So now the question must be: what next? This should be just the turbo-boost ministers need to get further, critical public health measures over the line, on restricting the marketing of alcohol, vapes (which are increasingly used by children) and foods high in fat, salt and sugar.

But there are signs this new generation of SNP ministers may lack the appetite to keep up the fight.

A consultation on ways of restricting alcohol marketing has just taken place, but both Kate Forbes and Humza Yousaf have sounded unenthusiastic about it and hedged about what action they would be prepared to take in its wake.

HeraldScotland: Minimum alcohol pricing appears to save livesMinimum alcohol pricing appears to save lives (Image: free)

The goodwill of drinks producers and retailers in Scotland has been tested to breaking point by the mishandling of the deposit return scheme and all the SNP leadership candidates are understandably keen to build bridges. Clearly no business welcomes restrictions on its freedom to advertise.

But what’s the alternative here – to retreat? Are we simply to tolerate the huge burden of preventable disease and death? Or perhaps the argument is that we tinker round the edges or fall back on anaemic measures like public health campaigns that have yielded disappointing results in the past?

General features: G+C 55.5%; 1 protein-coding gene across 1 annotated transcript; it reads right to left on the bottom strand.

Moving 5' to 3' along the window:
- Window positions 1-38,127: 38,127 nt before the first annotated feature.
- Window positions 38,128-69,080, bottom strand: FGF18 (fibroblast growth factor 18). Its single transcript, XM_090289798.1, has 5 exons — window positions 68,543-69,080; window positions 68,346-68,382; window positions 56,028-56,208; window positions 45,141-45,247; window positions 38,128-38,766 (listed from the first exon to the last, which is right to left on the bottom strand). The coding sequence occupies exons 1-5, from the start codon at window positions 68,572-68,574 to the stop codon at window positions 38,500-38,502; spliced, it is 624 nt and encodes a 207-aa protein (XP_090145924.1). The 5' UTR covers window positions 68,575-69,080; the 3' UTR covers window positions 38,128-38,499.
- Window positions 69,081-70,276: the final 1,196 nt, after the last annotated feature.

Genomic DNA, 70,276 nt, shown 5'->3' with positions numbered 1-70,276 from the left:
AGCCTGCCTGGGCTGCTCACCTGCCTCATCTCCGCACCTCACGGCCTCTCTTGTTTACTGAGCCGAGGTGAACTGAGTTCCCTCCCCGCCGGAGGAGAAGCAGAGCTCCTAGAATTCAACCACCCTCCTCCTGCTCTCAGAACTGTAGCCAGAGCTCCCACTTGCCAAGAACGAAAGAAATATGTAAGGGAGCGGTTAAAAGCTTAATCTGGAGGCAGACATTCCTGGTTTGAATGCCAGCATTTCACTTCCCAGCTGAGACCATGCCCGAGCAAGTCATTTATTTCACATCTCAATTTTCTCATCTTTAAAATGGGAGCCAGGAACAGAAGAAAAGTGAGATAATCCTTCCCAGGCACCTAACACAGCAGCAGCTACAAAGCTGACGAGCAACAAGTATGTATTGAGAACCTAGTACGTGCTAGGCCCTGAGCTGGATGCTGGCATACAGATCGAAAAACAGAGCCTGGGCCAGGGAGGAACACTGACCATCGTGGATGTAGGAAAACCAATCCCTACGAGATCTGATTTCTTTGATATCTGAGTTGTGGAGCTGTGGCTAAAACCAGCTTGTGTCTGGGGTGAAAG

Two thirds of Scottish adults are overweight or obese. The British Heart Foundation Scotland estimates that around 10,000 deaths a year could be prevented through public health action on alcohol, foods high in fat, sugar and salt, and tobacco.

The effect is seen predominantly in the most deprived areas, where people can expect to live in good health for 24 years less than those in the wealthiest areas, due to conditions like cardiovascular disease and diabetes.

So will the Scottish Government place restrictions on alcohol advertising, as well as on promotions of “unhealthier food and drink promotions”, as promised?

There is strong evidence that price promotions in supermarkets influence buyer behaviour and that they tend to be skewed towards unhealthy foods (as a doctor recently remarked to me, you never see three-for-twos on apples). Heck, even the populist right-wing government of Boris Johnson was convinced by this and passed legislation, though it angered campaigners by delaying restrictions on buy-one-get-one-free deals and a ban on pre-watershed TV adverts, which are still to come into force.